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Re: [css3-background] vastly different takes on "blur"

From: fantasai <fantasai.lists@inkedblade.net>
Date: Fri, 11 Jun 2010 15:18:40 -0700
Message-ID: <4C12B640.3040301@inkedblade.net>
To: Brad Kemper <brad.kemper@gmail.com>
CC: Simon Fraser <smfr@me.com>, "L. David Baron" <dbaron@dbaron.org>, Brian Manthos <brianman@microsoft.com>, "www-style@w3.org" <www-style@w3.org>
On 06/11/2010 02:03 PM, Brad Kemper wrote:
> On Jun 11, 2010, at 11:13 AM, Simon Fraser <smfr@me.com> wrote:
>> I don't think the current definition, which describes the blur in
>> terms of a gradient, is good for shapes with concave portions.
> I don't know why not. It doesn't say it's a gradient, it just defines
> the size of the region to blur within. I think that saying that a 15px
> blur covers a perimeter that is 15px wide will be a whole lot more
> understandable and predictable and meaningful for authors than to ask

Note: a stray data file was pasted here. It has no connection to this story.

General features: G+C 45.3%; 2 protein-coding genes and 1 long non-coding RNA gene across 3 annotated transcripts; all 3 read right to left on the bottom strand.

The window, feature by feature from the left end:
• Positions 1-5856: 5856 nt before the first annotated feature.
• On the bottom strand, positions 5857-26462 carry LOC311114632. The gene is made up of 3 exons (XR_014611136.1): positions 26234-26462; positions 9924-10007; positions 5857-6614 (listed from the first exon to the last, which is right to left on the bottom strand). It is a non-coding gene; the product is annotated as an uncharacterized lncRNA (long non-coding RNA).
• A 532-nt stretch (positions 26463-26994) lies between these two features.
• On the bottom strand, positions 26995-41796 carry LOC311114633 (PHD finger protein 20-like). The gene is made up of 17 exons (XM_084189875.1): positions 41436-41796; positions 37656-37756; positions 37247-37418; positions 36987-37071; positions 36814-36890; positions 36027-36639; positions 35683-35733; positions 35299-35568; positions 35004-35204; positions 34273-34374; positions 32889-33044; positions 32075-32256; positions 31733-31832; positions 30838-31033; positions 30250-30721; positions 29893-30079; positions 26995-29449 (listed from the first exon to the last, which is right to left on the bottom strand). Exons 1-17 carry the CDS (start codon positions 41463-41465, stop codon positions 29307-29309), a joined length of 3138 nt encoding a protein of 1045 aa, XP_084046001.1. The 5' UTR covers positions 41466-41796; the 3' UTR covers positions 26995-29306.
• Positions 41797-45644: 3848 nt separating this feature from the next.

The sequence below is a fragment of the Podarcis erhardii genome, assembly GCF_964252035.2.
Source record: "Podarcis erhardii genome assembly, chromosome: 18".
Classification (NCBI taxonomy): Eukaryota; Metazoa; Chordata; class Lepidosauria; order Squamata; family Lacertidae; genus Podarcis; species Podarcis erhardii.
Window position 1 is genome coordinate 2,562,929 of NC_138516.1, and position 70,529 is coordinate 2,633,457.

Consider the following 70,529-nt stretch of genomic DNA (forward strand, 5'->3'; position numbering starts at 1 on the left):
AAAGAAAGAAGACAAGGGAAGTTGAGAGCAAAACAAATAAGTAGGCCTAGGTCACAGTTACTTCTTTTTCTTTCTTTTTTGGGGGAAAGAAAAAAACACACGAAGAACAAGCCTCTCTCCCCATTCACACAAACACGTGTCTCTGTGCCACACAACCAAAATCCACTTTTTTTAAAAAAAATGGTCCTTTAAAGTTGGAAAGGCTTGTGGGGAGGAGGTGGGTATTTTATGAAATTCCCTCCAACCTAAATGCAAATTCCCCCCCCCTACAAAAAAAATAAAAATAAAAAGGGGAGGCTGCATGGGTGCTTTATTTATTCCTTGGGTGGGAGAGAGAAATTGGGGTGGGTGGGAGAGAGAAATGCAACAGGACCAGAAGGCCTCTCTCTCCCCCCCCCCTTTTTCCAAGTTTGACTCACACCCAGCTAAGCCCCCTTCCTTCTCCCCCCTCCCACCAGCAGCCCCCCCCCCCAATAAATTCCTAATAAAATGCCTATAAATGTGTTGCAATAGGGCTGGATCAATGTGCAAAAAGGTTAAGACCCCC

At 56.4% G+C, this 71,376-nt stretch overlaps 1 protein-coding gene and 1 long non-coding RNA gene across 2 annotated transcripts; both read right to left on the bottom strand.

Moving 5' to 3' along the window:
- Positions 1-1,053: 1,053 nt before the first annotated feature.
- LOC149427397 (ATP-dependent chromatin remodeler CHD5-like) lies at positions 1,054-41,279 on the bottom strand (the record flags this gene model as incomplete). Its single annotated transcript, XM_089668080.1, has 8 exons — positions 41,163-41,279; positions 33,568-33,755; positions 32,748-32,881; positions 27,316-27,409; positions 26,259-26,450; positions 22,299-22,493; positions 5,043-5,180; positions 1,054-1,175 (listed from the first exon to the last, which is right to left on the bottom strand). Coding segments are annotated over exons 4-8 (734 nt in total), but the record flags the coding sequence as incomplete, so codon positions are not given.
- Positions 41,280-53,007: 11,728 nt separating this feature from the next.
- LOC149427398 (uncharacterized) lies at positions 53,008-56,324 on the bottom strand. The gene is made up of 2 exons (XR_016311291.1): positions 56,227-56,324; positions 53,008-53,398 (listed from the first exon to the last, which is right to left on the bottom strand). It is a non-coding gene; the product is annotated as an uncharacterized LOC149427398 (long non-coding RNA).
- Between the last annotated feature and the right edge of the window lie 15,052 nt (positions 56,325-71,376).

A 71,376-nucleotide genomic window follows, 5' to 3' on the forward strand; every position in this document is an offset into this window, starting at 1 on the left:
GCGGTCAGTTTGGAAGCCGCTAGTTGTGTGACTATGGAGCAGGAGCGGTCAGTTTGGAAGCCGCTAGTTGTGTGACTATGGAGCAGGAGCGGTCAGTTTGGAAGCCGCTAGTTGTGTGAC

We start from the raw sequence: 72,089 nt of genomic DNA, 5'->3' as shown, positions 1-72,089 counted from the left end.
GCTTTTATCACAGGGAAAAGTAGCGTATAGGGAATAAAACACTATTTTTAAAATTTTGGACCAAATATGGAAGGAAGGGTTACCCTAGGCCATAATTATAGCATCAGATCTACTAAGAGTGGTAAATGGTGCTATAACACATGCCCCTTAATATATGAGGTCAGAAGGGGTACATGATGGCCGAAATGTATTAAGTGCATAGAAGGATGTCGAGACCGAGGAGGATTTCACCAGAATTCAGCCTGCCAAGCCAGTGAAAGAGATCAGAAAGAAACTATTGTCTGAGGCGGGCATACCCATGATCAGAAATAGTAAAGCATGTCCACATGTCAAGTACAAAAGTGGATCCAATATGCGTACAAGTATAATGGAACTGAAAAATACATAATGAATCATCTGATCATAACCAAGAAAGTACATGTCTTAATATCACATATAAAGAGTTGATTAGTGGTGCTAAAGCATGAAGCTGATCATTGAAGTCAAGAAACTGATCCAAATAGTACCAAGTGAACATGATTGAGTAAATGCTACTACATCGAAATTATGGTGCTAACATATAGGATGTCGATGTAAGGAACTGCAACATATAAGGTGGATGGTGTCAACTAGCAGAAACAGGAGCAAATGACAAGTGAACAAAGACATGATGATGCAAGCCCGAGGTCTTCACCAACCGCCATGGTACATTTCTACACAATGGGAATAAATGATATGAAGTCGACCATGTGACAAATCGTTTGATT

> them to guess how much that will be based on the results of plugging
> that length into a guassian function.

What Simon is trying to say is that it's not a straight-up transition
of 15px.

If I'm understanding this correctly (I'm shooting in the dark here),
the Gaussian function, when applied to concave shapes like the inside
of a corner, will result in an effective "radius" that is much larger
at certain points. This is in fact what you want: otherwise the corner
doesn't look blurred, it looks gradient-ed.

Imagine a sharp concave corner (i.e. the border with an inner shadow).
If you put a true Gaussian blur on that, the edge where the shadow
finally disappears will have a slight curve.

      +--------------     [ I lack hixie's awesome ascii art skillz,
      |                     but I'm trying here... ]
      |         _____
      |      ,'
      |     :
      |     |
      |     |

In the current definition, you'll get a sharp edge.

      |      ________
      |     |
      |     |
      |     |
      |     |

If I'm understanding this correctly, applying a true Gaussian and
then thresholding it will probably fix those weird kinks you were
seeing on inner shadow spreads with the current definition.

Received on Friday, 11 June 2010 22:19:19 UTC

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